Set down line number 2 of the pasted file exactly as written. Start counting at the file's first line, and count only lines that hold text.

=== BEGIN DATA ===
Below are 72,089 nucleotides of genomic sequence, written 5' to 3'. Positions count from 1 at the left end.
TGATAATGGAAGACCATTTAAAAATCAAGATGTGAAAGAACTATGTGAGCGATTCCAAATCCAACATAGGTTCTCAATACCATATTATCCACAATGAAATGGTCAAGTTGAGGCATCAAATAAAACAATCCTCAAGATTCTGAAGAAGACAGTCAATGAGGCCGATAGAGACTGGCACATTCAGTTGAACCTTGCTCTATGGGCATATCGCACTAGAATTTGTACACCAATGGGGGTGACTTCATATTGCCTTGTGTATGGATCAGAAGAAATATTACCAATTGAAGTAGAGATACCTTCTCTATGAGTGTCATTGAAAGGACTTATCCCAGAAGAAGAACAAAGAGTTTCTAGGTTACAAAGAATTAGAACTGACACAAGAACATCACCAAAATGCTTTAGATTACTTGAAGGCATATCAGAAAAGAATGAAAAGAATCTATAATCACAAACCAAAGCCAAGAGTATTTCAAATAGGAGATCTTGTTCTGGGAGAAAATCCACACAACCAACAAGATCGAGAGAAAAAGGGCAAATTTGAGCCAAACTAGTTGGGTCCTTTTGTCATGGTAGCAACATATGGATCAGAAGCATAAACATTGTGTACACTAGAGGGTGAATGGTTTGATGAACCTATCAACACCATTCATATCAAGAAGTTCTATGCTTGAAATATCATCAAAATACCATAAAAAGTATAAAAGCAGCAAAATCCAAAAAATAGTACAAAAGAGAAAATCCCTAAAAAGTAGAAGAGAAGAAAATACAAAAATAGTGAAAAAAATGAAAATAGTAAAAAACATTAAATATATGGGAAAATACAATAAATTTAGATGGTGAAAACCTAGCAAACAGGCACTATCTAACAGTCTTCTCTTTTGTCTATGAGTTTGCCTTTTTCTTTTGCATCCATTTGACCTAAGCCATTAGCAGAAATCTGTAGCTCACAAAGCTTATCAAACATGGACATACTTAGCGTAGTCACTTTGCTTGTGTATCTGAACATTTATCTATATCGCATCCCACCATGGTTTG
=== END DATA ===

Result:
TGATAATGGAAGACCATTTAAAAATCAAGATGTGAAAGAACTATGTGAGCGATTCCAAATCCAACATAGGTTCTCAATACCATATTATCCACAATGAAATGGTCAAGTTGAGGCATCAAATAAAACAATCCTCAAGATTCTGAAGAAGACAGTCAATGAGGCCGATAGAGACTGGCACATTCAGTTGAACCTTGCTCTATGGGCATATCGCACTAGAATTTGTACACCAATGGGGGTGACTTCATATTGCCTTGTGTATGGATCAGAAGAAATATTACCAATTGAAGTAGAGATACCTTCTCTATGAGTGTCATTGAAAGGACTTATCCCAGAAGAAGAACAAAGAGTTTCTAGGTTACAAAGAATTAGAACTGACACAAGAACATCACCAAAATGCTTTAGATTACTTGAAGGCATATCAGAAAAGAATGAAAAGAATCTATAATCACAAACCAAAGCCAAGAGTATTTCAAATAGGAGATCTTGTTCTGGGAGAAAATCCACACAACCAACAAGATCGAGAGAAAAAGGGCAAATTTGAGCCAAACTAGTTGGGTCCTTTTGTCATGGTAGCAACATATGGATCAGAAGCATAAACATTGTGTACACTAGAGGGTGAATGGTTTGATGAACCTATCAACACCATTCATATCAAGAAGTTCTATGCTTGAAATATCATCAAAATACCATAAAAAGTATAAAAGCAGCAAAATCCAAAAAATAGTACAAAAGAGAAAATCCCTAAAAAGTAGAAGAGAAGAAAATACAAAAATAGTGAAAAAAATGAAAATAGTAAAAAACATTAAATATATGGGAAAATACAATAAATTTAGATGGTGAAAACCTAGCAAACAGGCACTATCTAACAGTCTTCTCTTTTGTCTATGAGTTTGCCTTTTTCTTTTGCATCCATTTGACCTAAGCCATTAGCAGAAATCTGTAGCTCACAAAGCTTATCAAACATGGACATACTTAGCGTAGTCACTTTGCTTGTGTATCTGAACATTTATCTATATCGCATCCCACCATGGTTTG